articulable facts supporting his decision to detain
plaintiff. (Id.). Third, he argues that the officers
used unreasonable force. (Id.). Fourth, plaintiff
pleads alternative forms of liability. (Id.). Fifth,
plaintiff asserts that the elements are met as to his claims
and, finally, that federal law permits punitive damages in
this case. (Id.).
Federal Rules of Civil Procedure allow summary judgment when
the pleadings, depositions, answers to interrogatories, and
admissions on file, together with the affidavits, if any,
show that “there is no genuine dispute as to any
material fact and the movant is entitled to judgment as a
matter of law.” Fed.R.Civ.P. 56(a). A principal purpose
of summary judgment is “to isolate and dispose of
factually unsupported claims . . . .” Celotex Corp.
v. Catrett, 477 U.S. 317, 323- 24 (1986).
purposes of summary judgment, disputed factual issues should
be construed in favor of the non-moving party. Lujan v.
Nat'l Wildlife Fed., 497 U.S. 871, 888 (1990).
However, to be entitled to a denial of summary judgment, the
non-moving party must “set forth specific facts showing
that there is a genuine issue for trial.” Id.
determining summary judgment, the court applies a
burden-shifting analysis. “When the party moving for
summary judgment would bear the burden of proof at trial, it
must come forward with evidence which would entitle it to a
directed verdict if the evidence went uncontroverted at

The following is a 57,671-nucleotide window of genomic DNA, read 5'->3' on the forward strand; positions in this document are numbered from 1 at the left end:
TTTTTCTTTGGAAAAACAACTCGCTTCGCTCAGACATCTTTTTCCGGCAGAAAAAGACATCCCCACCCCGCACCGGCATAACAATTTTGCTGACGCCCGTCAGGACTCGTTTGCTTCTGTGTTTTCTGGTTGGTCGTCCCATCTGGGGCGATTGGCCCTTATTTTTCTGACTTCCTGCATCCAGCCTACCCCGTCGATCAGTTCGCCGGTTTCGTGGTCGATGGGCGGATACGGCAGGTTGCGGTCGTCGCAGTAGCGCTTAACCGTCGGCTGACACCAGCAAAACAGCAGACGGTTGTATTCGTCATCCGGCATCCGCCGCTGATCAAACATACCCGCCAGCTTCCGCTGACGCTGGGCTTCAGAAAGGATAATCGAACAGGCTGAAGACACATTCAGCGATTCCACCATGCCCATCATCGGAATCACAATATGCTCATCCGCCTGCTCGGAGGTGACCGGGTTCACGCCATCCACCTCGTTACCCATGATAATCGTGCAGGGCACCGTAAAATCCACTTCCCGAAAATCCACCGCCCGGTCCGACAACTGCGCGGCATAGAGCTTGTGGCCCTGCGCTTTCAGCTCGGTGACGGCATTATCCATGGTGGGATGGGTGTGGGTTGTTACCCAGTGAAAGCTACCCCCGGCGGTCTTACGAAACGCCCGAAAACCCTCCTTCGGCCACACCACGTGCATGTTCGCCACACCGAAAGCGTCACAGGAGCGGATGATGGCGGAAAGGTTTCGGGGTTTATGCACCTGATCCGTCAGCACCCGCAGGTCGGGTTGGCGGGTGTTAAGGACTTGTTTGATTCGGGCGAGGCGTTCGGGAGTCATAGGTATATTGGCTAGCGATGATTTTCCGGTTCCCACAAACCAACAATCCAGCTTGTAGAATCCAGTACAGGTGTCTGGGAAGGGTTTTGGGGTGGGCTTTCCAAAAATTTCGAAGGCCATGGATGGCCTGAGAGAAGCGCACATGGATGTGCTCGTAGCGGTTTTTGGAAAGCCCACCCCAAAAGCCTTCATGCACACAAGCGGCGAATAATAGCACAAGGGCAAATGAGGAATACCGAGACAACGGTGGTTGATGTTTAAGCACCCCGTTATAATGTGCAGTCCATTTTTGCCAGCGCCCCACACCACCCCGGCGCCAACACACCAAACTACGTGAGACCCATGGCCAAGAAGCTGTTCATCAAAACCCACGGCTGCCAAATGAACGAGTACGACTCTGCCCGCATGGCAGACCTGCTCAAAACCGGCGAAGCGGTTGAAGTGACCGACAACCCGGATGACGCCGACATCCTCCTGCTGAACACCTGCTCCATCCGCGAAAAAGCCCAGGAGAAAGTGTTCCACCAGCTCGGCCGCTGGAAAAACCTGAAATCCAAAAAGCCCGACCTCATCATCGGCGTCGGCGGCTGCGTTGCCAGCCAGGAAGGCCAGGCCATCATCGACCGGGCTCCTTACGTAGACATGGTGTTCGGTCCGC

trial.” C.A.R. Transp. Brokerage Co. v. Darden
Rests., Inc., 213 F.3d 474, 480 (9th Cir. 2000).
Moreover, “[i]n such a case, the moving party has the
initial burden of establishing the absence of a genuine issue
of fact on each issue material to its case.”
contrast, when the non-moving party bears the burden of
proving the claim or defense, the moving party can meet its
burden in two ways: (1) by presenting evidence to negate an
essential element of the non-moving party's case; or (2)
by demonstrating that the non-moving party failed to make a
showing sufficient to establish an element essential to that
party's case on which that party will bear the burden of
proof at trial. See Celotex Corp., 477 U.S. at
323-24. If the moving party fails to meet its initial burden,
summary judgment must be denied and the court need not
consider the non-moving party's evidence. See Adickes
v. S.H. Kress & Co., 398 U.S. 144, 159-60 (1970).
moving party satisfies its initial burden, the burden then
shifts to the opposing party to establish that a genuine
issue of material fact exists. See Matsushita Elec.
Indus. Co. v. Zenith Radio Corp., 475 U.S. 574, 586
(1986). To establish the existence of a factual dispute, the
opposing party need not establish a material issue of fact
conclusively in its favor. It is sufficient that “the
claimed factual dispute be shown to require a jury or judge
to resolve the parties' differing versions of the truth
at trial.” T. W. Elec. Serv., Inc. v. Pac. Elec.
Contractors Ass'n, 809 F.2d 626, 630 (9th Cir.
Ninth Circuit has held that information contained in an
inadmissible form may still be considered for summary
judgment if the information itself would be admissible at
trial. Fraser v. Goodale, 342 F.3d 1032, 1036 (9th
Cir. 2003) (citing Block v. City of Los Angeles, 253
F.3d 410, 418-19 (9th Cir. 2001) (“To survive summary
judgment, a party does not necessarily have to produce
evidence in a form that would be admissible at trial, as long
as the party satisfies the requirements of Federal Rules of
Civil Procedure 56.”)).
plaintiff brings a claim under 42 U.S.C. § 1983,
government officials sued in their individual capacities may
raise the affirmative ...